> Submit your family for publication FREE in VOLUME II CHRONICALS earmarked for 2004/2005. Link here for detail instructions:
        > http://www.usgennet.org/usa/nc/county/pitt/VolumeIIChronicles.htm
        >
        > RePrint of 1982 Chronicles of Pitt Co Order Form, limited supply: http://www.usgennet.org/usa/nc/county/pitt/Chronicles%20Flyer%20Feb03.htm
        >
        > Treasure-Trove of PITT Co.NC Genealogical Resources: http://www.usgennet.org/usa/nc/county/pitt/
        >
        > We welcome all Archives visitors and invite you to join our dynamic group if you are interested in genealogy discussion and research in Pitt and all Eastern and Coastal North Carolina counties.
        > GenealogyPITT Co NC Friends In
        > Research http://groups.yahoo.com/group/genpcncfir
        >
        > Yahoo! Groups Links
        >
        >
        >
        >
        >


        [Non-text portions of this message have been removed]
      • Carol Singh
        Dear Kimberley, Yes, we can relate--especially to the good, the bad, and the ugly. Just kidding! However, as my son said of J.R. of Dallas fame when my son was
        Message 3 of 3 , Mar 8, 2004
          Dear Kimberley, Yes, we can relate--especially to the
          good, the bad, and the ugly. Just kidding! However, as
          my son said of J.R. of Dallas fame when my son was
          only 6 years old: "You know, Mama, good people really
          aren't very interesting!" Later, Carol
          --- Kimberley <xstitcher33@...> wrote:
          > The following is an article written by Lee Wood. I
          > think you all
          > will be able to relate to this.
          >
          > TOMBSTONE SECRETS
          > Do any of you have a member of your family who
          > is into
          > genealogy? If so, you will have no problem relating
          > to this
          > article. There is one in my clan, but it's for
          > sure, I'm not the
          > one. I can't even spell the word without looking it
          > up.
          > The zealot in this field of interest would be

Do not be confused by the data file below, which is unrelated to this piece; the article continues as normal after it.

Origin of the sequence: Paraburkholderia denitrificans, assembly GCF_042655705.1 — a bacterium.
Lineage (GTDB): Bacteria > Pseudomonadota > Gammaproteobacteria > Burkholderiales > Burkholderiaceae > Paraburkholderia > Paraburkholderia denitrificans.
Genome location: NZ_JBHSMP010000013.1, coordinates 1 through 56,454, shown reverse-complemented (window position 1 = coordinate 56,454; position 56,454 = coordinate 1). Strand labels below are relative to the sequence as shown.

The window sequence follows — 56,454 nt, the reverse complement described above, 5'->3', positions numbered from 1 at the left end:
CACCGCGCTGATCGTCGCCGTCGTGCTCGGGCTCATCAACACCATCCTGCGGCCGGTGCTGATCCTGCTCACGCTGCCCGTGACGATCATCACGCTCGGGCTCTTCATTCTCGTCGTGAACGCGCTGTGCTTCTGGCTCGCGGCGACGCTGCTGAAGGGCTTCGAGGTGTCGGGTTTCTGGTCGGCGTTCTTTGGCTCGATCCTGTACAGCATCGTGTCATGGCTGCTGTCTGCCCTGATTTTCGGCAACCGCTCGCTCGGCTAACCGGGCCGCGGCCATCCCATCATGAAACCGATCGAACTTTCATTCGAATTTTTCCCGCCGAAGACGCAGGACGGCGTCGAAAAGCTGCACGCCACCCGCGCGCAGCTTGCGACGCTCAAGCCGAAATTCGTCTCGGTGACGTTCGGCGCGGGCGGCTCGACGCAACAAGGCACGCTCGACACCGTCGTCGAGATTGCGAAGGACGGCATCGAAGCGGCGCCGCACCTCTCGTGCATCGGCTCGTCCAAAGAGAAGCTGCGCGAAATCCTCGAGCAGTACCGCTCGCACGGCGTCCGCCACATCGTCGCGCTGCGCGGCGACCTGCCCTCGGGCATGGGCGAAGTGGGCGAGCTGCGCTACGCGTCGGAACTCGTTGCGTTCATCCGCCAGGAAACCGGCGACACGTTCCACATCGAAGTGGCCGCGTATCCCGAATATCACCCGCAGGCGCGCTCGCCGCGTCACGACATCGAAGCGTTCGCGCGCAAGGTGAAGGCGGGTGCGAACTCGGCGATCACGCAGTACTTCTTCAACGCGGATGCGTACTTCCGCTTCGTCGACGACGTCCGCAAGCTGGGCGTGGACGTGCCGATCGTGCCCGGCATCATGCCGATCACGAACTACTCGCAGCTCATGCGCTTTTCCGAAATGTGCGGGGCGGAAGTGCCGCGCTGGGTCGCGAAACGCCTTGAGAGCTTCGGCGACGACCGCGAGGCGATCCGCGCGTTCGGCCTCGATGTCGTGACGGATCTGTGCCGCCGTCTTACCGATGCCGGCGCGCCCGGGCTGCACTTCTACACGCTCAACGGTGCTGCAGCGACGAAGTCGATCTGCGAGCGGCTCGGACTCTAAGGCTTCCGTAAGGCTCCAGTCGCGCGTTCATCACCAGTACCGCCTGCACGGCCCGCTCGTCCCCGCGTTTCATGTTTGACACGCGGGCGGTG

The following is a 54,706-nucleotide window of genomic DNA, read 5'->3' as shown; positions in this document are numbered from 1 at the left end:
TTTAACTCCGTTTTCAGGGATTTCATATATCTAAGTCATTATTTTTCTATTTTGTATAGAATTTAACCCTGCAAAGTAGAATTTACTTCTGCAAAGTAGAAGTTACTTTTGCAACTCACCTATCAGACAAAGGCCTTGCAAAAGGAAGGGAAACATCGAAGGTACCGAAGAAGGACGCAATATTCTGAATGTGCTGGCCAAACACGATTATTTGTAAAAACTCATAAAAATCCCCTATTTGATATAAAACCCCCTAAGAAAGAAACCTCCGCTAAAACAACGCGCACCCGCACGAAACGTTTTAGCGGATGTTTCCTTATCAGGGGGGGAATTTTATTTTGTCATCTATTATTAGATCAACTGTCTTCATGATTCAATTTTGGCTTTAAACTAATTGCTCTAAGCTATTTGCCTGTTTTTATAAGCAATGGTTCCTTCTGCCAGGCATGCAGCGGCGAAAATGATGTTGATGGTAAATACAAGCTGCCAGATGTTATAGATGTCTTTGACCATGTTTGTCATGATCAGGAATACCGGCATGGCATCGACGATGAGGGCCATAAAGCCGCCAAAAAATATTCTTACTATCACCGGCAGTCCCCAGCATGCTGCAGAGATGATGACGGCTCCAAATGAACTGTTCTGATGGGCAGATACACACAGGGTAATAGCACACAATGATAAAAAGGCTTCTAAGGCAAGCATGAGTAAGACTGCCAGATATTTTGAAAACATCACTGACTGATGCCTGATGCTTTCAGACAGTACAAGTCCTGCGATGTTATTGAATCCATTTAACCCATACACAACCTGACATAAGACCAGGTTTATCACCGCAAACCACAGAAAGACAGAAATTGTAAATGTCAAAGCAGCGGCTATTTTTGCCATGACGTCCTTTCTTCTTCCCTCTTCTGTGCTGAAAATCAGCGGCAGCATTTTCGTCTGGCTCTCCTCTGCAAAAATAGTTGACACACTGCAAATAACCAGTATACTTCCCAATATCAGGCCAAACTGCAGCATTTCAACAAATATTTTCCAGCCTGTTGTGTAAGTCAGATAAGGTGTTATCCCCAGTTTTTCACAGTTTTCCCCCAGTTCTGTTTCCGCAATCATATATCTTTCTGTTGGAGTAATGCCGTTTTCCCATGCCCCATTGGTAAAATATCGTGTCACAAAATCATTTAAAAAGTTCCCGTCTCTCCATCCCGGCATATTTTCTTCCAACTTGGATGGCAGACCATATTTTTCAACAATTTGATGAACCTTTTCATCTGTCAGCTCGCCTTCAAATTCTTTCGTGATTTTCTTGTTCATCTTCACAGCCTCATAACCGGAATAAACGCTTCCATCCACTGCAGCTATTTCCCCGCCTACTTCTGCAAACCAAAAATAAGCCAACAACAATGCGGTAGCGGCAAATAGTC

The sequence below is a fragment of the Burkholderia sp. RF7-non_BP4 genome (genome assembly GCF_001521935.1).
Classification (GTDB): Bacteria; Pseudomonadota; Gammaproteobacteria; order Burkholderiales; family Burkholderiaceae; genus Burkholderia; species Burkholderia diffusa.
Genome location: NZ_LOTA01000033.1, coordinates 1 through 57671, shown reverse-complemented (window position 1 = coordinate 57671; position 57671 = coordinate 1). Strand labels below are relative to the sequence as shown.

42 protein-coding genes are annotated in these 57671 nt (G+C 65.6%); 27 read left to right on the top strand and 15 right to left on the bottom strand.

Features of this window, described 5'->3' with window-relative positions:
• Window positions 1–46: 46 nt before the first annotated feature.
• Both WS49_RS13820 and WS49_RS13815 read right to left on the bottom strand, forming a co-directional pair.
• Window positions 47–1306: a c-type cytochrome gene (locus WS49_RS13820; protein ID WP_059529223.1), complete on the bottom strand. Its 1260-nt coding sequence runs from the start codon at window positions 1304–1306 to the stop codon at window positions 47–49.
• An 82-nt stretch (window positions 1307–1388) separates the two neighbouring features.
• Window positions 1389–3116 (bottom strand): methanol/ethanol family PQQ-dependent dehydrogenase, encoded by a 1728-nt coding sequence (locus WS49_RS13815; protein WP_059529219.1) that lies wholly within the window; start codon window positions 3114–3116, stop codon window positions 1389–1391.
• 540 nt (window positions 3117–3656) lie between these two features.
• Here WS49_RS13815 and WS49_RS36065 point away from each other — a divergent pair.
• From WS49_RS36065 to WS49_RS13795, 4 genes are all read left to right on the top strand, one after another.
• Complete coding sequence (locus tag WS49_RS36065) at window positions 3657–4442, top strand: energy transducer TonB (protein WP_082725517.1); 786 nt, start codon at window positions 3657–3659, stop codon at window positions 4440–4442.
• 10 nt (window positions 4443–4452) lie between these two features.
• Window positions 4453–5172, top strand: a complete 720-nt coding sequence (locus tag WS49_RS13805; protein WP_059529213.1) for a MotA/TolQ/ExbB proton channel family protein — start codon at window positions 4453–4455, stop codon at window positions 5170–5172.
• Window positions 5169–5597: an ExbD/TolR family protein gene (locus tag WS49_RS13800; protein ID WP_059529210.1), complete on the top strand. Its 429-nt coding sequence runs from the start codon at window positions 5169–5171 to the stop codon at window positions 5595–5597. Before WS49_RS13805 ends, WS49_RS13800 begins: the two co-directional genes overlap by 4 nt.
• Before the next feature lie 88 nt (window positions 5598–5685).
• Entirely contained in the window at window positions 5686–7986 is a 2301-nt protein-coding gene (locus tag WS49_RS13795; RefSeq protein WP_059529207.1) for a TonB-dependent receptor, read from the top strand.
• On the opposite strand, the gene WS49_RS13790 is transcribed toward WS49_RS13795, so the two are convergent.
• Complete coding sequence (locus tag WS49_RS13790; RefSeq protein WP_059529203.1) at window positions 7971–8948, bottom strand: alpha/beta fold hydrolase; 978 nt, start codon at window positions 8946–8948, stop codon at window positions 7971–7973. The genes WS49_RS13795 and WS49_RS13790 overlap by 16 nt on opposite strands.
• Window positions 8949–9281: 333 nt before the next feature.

> my sister. I
          > won't say she's fanatical about the subject, but she
          > definitely
          > doesn't take it lightly. While she may go to the
          > grocery store and
          > forget one of the items she went after, you can ask
          > her about great-
          > great-great uncle John, or cousin Sally Mae, seven
          > times removed,
          > and without batting an eye, she can fire off more
          > information that
          > The Census Bureau. And, unless you're one of the
          > (genealogists),
          > you don't want to among their group when they get
          > together and start
          > talking. I really do believe they speak a foreign
          > language, so
          > the "outsiders" can't understand them. They have
          > clubs and
          > communicate with people all over the world. they
          > have large gala
          > affairs where the members and guests fly in from
          > other places, and
          > they all eat, drink, and talk about those who have
          > passed. I'm here
          > to tell you, when I attend a party, the last thing I
          > want to do is
          > discuss dead people.
          > Once, my sister, mother and I had been out of
          > town shopping and
          > we were on our way back. Their idea of a fun day is
          > to stop at
          > every little antique store -- every little gift shop
          > -- every little
          > clothing outlet -- and last, but not least, have
          > lunch or dinner (or
          > both) in some nice restaurant. That is not my
          > definition of
          > pleasure and those type of outings tire me to no
          > end. Also,
          > patience is not one of my virtues, and when my body
          > and mind have
          > had enough, so has my patience. That day, it had
          > almost reached the
          > danger point. My sister was driving -- my mother
          > was sitting in the
          > passenger seat, and they were chatting up a storm --
          > no sign of
          > fatigue. I was in the back seat, trying to remain
          > civil until we
          > got home and I could kick off my heels and pull off
          > my tummy control
          > pantyhose.
          > Then my sister exclaimed, "I think I see a
          > cemetery over in the
          > back of that field." My mother confirmed it. What